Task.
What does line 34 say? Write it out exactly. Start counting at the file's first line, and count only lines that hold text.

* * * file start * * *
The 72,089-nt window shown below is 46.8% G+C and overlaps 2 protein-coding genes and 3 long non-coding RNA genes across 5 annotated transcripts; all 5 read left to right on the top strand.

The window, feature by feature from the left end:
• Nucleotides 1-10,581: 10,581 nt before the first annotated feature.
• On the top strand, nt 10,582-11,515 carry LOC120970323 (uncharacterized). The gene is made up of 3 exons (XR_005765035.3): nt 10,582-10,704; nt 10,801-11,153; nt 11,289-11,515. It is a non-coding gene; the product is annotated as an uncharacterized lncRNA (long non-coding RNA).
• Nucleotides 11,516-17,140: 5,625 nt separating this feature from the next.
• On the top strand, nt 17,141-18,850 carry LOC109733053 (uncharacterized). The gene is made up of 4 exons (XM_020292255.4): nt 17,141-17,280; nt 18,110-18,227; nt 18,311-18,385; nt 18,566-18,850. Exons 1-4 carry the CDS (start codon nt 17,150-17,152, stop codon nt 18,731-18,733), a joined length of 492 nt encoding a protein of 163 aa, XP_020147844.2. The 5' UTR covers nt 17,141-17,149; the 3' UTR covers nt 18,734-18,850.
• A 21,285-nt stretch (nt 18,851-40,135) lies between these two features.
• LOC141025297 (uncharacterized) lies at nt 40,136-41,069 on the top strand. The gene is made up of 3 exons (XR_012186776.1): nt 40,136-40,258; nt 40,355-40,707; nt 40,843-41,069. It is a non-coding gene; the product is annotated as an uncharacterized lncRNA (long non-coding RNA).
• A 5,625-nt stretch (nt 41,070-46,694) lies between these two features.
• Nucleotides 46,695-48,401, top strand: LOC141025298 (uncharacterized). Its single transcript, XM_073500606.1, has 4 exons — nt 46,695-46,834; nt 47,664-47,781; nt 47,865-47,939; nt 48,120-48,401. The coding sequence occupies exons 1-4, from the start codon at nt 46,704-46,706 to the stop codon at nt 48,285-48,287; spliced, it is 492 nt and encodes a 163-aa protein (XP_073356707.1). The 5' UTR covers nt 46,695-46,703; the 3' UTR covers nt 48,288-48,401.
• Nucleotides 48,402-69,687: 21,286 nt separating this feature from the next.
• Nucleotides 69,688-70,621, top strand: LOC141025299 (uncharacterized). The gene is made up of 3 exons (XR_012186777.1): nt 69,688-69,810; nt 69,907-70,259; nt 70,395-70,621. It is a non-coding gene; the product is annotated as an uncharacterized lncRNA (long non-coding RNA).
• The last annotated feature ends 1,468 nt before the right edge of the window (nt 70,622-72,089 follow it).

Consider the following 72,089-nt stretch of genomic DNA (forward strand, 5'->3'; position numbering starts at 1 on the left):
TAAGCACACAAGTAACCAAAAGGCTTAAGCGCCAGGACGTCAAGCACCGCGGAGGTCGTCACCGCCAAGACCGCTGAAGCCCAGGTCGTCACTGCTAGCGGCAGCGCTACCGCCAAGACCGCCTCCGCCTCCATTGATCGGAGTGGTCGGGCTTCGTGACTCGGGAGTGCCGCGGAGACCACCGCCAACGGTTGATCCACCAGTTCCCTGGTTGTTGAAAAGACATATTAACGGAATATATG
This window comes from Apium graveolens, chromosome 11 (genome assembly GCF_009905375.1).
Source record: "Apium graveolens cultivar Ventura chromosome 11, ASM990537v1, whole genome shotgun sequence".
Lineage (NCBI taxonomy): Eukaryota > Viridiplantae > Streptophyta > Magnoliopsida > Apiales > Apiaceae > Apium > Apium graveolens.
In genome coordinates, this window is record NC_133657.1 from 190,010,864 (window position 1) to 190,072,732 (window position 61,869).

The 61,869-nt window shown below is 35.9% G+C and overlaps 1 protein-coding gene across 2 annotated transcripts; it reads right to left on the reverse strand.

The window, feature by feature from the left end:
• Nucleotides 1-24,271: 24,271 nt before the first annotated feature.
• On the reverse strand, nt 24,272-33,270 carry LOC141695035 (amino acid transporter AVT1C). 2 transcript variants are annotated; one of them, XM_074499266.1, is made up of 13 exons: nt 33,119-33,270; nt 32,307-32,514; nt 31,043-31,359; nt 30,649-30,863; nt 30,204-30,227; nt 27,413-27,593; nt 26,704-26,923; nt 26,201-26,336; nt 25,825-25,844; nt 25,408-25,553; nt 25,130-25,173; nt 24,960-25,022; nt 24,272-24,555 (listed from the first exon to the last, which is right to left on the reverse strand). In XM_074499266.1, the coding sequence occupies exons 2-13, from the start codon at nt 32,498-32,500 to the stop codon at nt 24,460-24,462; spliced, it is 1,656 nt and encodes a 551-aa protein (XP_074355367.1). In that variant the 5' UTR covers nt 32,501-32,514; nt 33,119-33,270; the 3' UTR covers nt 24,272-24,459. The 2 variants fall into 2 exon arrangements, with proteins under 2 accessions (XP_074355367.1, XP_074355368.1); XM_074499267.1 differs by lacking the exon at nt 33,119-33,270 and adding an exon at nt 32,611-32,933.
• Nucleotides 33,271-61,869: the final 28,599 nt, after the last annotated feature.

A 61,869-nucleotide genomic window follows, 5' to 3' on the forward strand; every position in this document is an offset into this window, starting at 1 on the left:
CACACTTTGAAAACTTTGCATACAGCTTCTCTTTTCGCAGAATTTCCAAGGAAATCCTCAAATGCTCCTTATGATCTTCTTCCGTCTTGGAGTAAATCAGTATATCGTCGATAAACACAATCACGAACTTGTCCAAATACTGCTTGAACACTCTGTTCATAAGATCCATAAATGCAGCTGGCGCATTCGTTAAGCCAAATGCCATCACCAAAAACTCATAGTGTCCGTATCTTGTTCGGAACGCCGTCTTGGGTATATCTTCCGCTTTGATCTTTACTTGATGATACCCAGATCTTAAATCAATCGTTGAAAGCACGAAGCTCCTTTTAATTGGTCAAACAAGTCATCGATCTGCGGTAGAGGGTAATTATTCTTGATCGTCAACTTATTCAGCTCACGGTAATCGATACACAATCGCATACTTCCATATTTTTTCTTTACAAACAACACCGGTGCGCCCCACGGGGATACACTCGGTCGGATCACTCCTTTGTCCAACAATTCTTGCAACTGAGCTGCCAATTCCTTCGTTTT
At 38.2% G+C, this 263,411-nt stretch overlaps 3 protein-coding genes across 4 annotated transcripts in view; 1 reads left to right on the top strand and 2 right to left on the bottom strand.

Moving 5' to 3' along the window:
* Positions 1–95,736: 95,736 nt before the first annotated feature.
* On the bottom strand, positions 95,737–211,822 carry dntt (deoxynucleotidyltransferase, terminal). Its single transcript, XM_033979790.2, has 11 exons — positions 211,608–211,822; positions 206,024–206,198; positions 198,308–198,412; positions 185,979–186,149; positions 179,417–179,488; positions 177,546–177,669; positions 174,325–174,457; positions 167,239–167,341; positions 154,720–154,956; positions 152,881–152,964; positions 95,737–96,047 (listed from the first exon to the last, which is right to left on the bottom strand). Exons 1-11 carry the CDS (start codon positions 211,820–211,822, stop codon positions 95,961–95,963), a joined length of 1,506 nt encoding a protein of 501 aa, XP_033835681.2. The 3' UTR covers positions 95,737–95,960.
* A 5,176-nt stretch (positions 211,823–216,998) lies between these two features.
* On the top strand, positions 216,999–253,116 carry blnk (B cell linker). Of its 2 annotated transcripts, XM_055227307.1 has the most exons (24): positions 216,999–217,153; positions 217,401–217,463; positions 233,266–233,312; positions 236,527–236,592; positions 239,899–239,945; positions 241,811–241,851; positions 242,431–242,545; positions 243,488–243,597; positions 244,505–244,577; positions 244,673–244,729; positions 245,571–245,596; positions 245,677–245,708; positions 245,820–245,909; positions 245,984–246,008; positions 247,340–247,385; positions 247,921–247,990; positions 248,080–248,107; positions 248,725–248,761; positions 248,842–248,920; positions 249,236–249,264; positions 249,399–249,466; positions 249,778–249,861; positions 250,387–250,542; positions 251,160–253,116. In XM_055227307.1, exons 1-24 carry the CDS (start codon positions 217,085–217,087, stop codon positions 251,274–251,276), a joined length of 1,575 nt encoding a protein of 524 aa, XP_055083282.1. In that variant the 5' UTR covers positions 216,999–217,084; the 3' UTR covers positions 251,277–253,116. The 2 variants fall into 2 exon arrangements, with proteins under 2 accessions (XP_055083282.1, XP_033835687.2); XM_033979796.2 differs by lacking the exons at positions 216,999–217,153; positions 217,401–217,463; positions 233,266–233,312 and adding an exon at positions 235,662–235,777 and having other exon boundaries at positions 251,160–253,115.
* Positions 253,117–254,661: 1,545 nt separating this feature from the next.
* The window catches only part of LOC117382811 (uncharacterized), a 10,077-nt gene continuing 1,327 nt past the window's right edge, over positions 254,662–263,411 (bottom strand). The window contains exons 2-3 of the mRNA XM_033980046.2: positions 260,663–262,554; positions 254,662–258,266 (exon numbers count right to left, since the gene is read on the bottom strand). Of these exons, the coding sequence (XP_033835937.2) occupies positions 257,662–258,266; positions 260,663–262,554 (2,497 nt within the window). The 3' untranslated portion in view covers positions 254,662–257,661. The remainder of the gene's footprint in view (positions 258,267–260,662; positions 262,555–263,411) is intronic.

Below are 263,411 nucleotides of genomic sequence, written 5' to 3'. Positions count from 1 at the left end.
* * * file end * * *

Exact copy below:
* The window catches only part of LOC117382811 (uncharacterized), a 10,077-nt gene continuing 1,327 nt past the window's right edge, over positions 254,662–263,411 (bottom strand). The window contains exons 2-3 of the mRNA XM_033980046.2: positions 260,663–262,554; positions 254,662–258,266 (exon numbers count right to left, since the gene is read on the bottom strand). Of these exons, the coding sequence (XP_033835937.2) occupies positions 257,662–258,266; positions 260,663–262,554 (2,497 nt within the window). The 3' untranslated portion in view covers positions 254,662–257,661. The remainder of the gene's footprint in view (positions 258,267–260,662; positions 262,555–263,411) is intronic.